Appellant has two felon convictions on his record — one in 1948 for burglary and the other in 1957 for passing a bogus check. Apparently he had been convicted of some misdemeanors as well. The record does not disclose that any of these crimes involved great moral depravity such as is commonly associated with rape, mayhem, homicide or any one of a number of other crimes. Furthermore, nine years lapsed between the first felon conviction and the second. Now six years have passed and he is brought up for correction again. The fact that there is no evidence of basic moral depravity of the type we have suggested on appellant's part and that such long periods of time have passed between his offenses indicates that appellant is capable of rehabilitation. Consequently, the sentence to be imposed upon him in this instance should be so done with his rehabilitation in mind. An unfairly long sentence or a gratuitously short one would defeat this purpose and destroy hopes for his future useful participation in society.
Because a defendant appears in person before the trial judge, the trial judge is, in most instances, better able than we to evaluate him and to determine what is necessary to rehabilitate him to constructive activity. It is for this reason that the legislature has given the trial court wide discretion to sentence a defendant for a period somewhere between a statutory minimum and a statutory maximum. See State v. Quintana, 92 Ariz. 308, 376 P.2d 773 (1962); State v. Douglas, supra. We have traditionally been prone to uphold a sentence declared by a trial judge when it is in conformity with the statute and there is no clear evidence that he has abused his power in the particular case. State v. Castano, 89 Ariz. 231, 360 P.2d 479 (1961). With the defendant himself and the defendant's record of previous offenses before him, the trial judge in the case at bar may well have felt that if the rehabilitation of the defendant was to be realized the sentence should extend up toward the maximum.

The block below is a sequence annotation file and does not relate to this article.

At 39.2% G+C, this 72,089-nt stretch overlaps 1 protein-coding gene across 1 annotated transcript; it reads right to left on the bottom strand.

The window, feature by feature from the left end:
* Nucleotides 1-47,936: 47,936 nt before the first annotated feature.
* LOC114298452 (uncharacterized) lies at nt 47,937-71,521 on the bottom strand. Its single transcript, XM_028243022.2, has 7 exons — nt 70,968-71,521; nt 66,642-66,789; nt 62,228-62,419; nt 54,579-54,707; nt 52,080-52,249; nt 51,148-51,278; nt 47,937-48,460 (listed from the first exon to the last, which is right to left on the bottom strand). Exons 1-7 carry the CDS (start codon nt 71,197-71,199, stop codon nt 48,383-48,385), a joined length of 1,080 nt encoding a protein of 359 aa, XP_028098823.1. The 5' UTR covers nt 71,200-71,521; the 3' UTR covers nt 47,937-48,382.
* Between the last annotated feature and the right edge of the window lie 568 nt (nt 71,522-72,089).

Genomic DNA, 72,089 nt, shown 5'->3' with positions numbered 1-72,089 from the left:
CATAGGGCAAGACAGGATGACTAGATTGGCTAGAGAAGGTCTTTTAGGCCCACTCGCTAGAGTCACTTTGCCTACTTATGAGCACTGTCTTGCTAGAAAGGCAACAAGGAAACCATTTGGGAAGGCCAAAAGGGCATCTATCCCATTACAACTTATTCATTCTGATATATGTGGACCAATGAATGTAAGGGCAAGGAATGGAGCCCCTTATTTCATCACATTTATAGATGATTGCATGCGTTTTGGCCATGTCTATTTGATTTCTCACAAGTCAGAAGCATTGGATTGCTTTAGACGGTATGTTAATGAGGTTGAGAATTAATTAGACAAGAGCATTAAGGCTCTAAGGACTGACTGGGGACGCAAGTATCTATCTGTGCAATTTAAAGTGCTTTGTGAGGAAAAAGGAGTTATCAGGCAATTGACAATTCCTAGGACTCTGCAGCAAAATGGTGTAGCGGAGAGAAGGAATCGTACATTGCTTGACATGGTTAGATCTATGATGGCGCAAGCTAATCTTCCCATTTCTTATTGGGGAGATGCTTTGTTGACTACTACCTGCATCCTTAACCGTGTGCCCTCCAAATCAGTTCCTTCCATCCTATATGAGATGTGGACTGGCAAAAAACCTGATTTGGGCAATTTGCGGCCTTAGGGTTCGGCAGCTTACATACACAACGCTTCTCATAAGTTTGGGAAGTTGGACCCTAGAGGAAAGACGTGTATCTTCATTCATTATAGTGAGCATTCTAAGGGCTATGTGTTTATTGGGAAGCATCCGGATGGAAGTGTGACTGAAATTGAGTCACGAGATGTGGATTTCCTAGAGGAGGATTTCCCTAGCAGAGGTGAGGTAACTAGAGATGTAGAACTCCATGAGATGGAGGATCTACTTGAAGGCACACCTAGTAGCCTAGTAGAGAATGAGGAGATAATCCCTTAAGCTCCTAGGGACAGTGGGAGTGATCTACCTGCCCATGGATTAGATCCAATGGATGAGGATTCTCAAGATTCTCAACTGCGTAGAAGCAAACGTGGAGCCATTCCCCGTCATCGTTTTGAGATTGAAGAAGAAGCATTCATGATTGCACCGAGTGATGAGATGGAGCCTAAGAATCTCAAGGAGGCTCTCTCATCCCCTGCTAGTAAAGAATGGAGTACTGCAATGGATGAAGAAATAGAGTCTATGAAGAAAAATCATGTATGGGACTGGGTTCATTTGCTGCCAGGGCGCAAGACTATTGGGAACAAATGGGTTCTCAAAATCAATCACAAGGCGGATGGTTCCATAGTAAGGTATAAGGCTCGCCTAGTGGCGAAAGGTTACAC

That there apparently was a "bargaining for pleas" between defendant and the county attorney in amending the original information and answer does not in and of itself prove that a lesser sentence would tend to rehabilitate the defendant. If such bargaining did in fact take place it shows only that defendant was willing to seek the mercy of the court. That mercy is best meted out when the sentence is designed to rehabilitate the defendant. We find no evidence in this case to show that defendant was dealt with unjustly or that his own best interest — rehabilitation to a constructive life — was not taken into consideration when he was sentenced by the trial judge. If it is a loss of incentive to reform and rehabilitate himself that he fears he need not despair because upon good behavior in prison he will be given credit on time served and can actually be released before the expiration of the minimum time for which he is sentenced. A.R.S. §§ 31-251 and 31-252.
BERNSTEIN, C.J., and STRUCKMEYER, J., concurring.